Siberia In A Summer Dress


In association with the International Human Rights Documentary Film Festival

Siberia in a Summer Dress

Siberia in a Summer Dress is a thirteen minute short exploring one of the many atrocities of the Second World War: the mass deportation of Bessarabians and other native people to Siberia in 1941, following the occupation of Bessarabia (now mostly the Republic of Moldova and a bit of Ukraine) by the Red Army and Soviet political police.

Rather than tackle the full scale of this, director Bogdan Stefan tells the story of just one man: Alexei Lungu, who is witness to the deportation of two fellow citizens – Domnica and Dionisie Olaru – whose fate is unknown even fifty five years later. As the synopsis states: “their house was demolished. There is no one left of their family.” The only recount of what happened to them was through Alexei, and is now passed into this film.

This is a very moving film. There is no music as the memory is being told, and it leaves a very tense, sad and solemn atmosphere. Despite the fact that there is no actual film of the event, the imagination fills the gap with the help of a potter. As the story unfolds, the potter quietly creates models with clay which relate to the story.

Stefan’s work sheds much needed light on one of the many atrocities of the Second World War; one that will probably be relatively unknown to the majority of us in Britain. As the story ends, the film informs the audience that over 450,000 Bessarabian’s were deported by the Red Army, the fates of many of them unknown. Thus, this film is important as it tells the firsthand account of this terrible event through the eyes of Alexei, and is something that should be seen.

Siberia in a Summer Dress is a five out of five: a memorable film about a tragic atrocity that is too huge to imagine overall, but still brings it to a human, emotive and connectable level.

[David O’Ryan]

Then Then Then

Over black and white video footage of people protesting on American streets, graffiti saying ‘Panther Power!!!’ and hands forming peace signs, a voice says: “People are beginning to understand that they have a right to expect their government to serve them. And when they find out it doesn’t, they also have the right to do something about it.” Then, Then, Then is a mediation on four scenes of dissent in the period between 1968 – 1972 in the United States, from a black power movement past a demand for rights for native Americans to anti-Vietnam protests and actions.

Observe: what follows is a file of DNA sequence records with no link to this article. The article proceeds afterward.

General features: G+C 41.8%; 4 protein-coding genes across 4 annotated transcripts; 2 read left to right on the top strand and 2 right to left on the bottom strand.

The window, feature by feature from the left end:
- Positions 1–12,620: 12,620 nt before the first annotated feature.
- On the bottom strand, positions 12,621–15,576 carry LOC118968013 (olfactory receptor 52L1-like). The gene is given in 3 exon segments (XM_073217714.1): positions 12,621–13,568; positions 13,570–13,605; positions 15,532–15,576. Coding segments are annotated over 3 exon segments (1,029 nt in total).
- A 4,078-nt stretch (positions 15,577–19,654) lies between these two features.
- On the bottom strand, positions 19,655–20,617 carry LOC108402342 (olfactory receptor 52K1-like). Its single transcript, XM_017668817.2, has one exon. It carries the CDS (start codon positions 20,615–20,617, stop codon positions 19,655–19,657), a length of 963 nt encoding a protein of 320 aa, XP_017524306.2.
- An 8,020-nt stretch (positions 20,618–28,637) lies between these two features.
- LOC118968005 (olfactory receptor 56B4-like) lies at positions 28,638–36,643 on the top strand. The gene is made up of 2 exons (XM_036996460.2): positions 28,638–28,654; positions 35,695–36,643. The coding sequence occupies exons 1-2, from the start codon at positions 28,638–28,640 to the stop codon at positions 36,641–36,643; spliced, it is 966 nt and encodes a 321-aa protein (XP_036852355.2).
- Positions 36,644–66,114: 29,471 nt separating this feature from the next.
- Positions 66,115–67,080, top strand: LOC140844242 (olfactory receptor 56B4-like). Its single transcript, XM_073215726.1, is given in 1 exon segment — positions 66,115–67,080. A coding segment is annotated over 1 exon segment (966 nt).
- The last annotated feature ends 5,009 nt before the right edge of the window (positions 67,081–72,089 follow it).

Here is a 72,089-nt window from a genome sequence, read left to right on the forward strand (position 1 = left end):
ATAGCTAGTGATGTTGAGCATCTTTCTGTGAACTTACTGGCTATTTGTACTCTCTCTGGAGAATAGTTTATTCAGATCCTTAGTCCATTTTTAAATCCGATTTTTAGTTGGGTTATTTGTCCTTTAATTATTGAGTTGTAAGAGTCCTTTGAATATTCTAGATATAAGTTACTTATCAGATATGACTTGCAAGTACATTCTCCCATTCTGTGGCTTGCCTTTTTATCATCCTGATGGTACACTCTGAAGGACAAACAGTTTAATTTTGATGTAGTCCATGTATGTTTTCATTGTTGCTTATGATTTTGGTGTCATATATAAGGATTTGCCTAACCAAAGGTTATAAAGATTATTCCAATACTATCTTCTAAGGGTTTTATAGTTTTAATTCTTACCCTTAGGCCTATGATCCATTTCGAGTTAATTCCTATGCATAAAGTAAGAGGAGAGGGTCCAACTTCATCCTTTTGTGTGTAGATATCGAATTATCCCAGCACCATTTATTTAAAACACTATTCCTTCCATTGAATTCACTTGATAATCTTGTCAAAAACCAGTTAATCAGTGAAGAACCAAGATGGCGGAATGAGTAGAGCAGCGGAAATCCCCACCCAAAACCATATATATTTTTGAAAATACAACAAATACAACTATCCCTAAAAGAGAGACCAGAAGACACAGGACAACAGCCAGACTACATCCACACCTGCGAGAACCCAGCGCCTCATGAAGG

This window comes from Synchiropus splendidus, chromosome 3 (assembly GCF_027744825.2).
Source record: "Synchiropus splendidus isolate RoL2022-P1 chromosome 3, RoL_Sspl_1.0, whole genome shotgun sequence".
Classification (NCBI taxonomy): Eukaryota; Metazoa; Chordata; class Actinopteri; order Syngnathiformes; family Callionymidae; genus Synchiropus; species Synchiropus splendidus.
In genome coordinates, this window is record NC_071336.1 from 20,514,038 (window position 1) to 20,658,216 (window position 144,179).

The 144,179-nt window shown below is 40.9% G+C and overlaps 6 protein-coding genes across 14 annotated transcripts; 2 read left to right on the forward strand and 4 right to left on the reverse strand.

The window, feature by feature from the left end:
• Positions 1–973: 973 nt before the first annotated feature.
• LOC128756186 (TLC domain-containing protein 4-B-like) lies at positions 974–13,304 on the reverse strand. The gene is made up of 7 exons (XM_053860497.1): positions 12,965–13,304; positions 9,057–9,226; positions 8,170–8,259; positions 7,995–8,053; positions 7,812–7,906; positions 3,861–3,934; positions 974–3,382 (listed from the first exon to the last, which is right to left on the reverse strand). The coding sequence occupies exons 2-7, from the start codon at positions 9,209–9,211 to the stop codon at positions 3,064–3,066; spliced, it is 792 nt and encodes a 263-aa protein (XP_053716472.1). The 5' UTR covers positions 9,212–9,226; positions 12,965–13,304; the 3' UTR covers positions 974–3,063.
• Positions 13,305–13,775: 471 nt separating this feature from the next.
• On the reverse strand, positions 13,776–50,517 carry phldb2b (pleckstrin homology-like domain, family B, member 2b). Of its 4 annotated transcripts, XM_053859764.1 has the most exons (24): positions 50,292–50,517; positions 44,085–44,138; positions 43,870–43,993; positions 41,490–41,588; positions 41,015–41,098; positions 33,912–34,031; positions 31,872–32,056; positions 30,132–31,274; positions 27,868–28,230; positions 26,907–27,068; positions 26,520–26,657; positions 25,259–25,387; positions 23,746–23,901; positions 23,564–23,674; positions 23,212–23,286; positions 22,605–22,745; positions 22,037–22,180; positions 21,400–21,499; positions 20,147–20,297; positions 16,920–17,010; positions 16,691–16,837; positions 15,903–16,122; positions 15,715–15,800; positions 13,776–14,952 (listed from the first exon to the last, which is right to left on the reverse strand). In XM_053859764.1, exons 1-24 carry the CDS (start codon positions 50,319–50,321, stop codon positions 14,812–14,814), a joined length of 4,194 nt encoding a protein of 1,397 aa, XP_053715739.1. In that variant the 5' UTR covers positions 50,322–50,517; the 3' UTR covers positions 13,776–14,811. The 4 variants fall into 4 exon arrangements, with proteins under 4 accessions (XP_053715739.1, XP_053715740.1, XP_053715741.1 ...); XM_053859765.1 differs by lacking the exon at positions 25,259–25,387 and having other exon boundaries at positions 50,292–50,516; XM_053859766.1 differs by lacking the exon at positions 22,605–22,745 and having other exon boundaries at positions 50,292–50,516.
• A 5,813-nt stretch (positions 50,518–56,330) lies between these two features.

Without explicitly saying so, this documentary by Daniel Schioler restates the importance of documentation, whether by filming, photographing or writing about something. Many of the shots are filmed in the middle of a crowd of protesters, making the viewer feel part of that event 45 years later. However, it doesn’t have the result of completely trapping the audience in the world of the film, perhaps because of the lack of strong connections between the four parts of the documentary or the impossibility to hear the speeches made by protesters or important figures. Although this might have been done intentionally, to show that collective actions matter more than words of the individual, it’s a shame anyway.

The mesmerising, often rhythmic music in combination with the passion of the people creates a powerful whole, even if not all the protests featured had the sought-after results. A quote of a native American, one of those occupying Alcatraz Island for 19 months, seems to capture the true spirit of the film. “There is no such thing as defeat – you just bandage your bruises and stand up again.”

[Aike Jansen]

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